Nicotine Poisoning In Canines

by Nancy Boland

Nicotine is a toxic substance that we are all well aware of. Even if you do not smoke and smoking is banned in your household, there is still a very real possibility that dogs may come into contact with products containing nicotine outside of the house.

So, how great is the risk of nicotine poisoning in pets, and what can you do about it?

nicotine poisoning

What products contain nicotine?

Nicotine can be found in varying quantities in a wide variety of products related to smoking, some of which you might not be aware of, others may be completely obvious, including;

  • Cigarettes
  • Cigars
  • Pipes and pipe tobacco
  • Tobacco
  • E-cigarettes
  • Nicotine patches/gum/sprays

How likely are dogs to consume nicotine?

Fortunately, dogs are unlikely to want to eat a cigarette or anything else containing actual tobacco, as tobacco tastes highly unpalatable to dogs. However, many stop-smoking aids such as those listed above are sweetened and flavoured, making them more appealing to your dog. Even if they don’t mean to purposely consume the tobacco, many dogs are scavengers by nature and pick things up from the floor, often eating anything they can find, so there is the risk of nicotine ingestion by this means.

How much is a problem?

Obviously, no nicotine at all is best. Nicotine toxicity occurs in dogs with a dose of around .5 to 1mg of nicotine per lb of bodyweight, and a fatal dose is considered to be 4mg of nicotine per lb of bodyweight.

The nicotine content of the average cigarette varies between around 8mg and 30mg, and this figure will be higher for cigars. Nicotine gum usually contains between 2mg and 5mg per piece, while a small bottle of e-cigarette nicotine liquid can contain anything from 6mg to 34mg of nicotine.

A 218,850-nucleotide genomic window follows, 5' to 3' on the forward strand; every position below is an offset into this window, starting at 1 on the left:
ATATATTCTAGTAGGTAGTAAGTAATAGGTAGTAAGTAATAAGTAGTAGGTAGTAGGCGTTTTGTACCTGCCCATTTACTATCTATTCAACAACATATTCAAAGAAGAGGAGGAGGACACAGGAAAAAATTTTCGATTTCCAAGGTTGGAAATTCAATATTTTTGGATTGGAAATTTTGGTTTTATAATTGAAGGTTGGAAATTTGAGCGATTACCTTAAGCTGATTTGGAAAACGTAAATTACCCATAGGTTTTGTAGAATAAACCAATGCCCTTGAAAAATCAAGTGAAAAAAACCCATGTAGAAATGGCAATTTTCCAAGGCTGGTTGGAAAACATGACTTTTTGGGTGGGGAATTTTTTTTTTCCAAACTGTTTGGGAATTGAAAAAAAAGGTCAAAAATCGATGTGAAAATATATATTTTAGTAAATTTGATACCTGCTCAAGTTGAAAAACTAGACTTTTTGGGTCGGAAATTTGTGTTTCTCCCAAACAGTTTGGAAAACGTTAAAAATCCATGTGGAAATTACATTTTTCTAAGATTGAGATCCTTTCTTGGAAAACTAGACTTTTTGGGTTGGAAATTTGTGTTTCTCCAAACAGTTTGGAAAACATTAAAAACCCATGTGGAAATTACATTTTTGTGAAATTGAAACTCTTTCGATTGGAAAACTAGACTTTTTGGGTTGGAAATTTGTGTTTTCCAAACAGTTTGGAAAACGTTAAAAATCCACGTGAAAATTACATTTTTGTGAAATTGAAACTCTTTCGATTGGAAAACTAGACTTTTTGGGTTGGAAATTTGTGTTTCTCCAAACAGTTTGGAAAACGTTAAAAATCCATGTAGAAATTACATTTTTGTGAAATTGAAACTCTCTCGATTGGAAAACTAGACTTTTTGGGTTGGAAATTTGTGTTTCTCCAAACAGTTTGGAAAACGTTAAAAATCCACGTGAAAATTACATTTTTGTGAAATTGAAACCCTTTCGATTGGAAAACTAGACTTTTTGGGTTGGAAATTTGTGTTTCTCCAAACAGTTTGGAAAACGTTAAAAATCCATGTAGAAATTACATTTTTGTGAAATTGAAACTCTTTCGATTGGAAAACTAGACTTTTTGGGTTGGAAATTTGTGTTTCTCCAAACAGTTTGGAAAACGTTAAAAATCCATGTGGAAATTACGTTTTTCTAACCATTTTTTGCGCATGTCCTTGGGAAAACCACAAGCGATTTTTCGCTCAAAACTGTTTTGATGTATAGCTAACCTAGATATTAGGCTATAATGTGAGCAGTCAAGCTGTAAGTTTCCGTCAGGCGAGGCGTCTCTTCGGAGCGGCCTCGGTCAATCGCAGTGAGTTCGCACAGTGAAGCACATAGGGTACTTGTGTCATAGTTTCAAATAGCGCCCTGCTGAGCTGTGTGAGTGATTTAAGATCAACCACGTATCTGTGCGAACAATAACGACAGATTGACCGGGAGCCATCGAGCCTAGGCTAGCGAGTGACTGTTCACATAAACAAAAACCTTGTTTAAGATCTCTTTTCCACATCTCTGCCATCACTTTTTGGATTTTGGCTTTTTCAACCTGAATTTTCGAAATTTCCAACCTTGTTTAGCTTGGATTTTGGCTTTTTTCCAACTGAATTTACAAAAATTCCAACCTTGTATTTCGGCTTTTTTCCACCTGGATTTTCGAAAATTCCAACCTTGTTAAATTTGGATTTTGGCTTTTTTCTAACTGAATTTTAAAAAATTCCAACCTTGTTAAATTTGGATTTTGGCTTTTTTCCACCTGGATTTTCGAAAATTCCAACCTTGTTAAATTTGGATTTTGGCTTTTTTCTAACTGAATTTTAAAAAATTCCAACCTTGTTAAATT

While passive smoking affects pets just as it does people, and can lead to a range of health complications of its own, passively inhaling nicotine is not immediately toxic to dogs.

Symptoms of nicotine poisoning

Nicotine poisoning is relatively quick in onset, and will usually show symptoms as soon as one hour after nicotine consumption.

Symptoms of nicotine poisoning in pets include:

  • Hallucinations
  • Constricted pupils
  • Hysteria
  • Body tremors
  • Drooling
  • Sickness, vomiting and diarrhoea
  • High blood pressure

Treating nicotine poisoning

Take your pet to the vet as a matter of urgency, as fast treatment is required in cases of nicotine poisoning.

Your vet may induce vomiting or wash out the stomach to remove any remaining nicotine, Generally, if the dog survives for the first four to six hours after ingestion, a full recovery is expected. Nicotine is metabolised in the liver and passed out of the body through urination, so within 24 hours, any nicotine within the system should have passed through the body naturally.

Make sure any nicotine products are out of the reach of any curious noses, and do not smoke around your dogs, so that both their short term and long-term health can be maintained.

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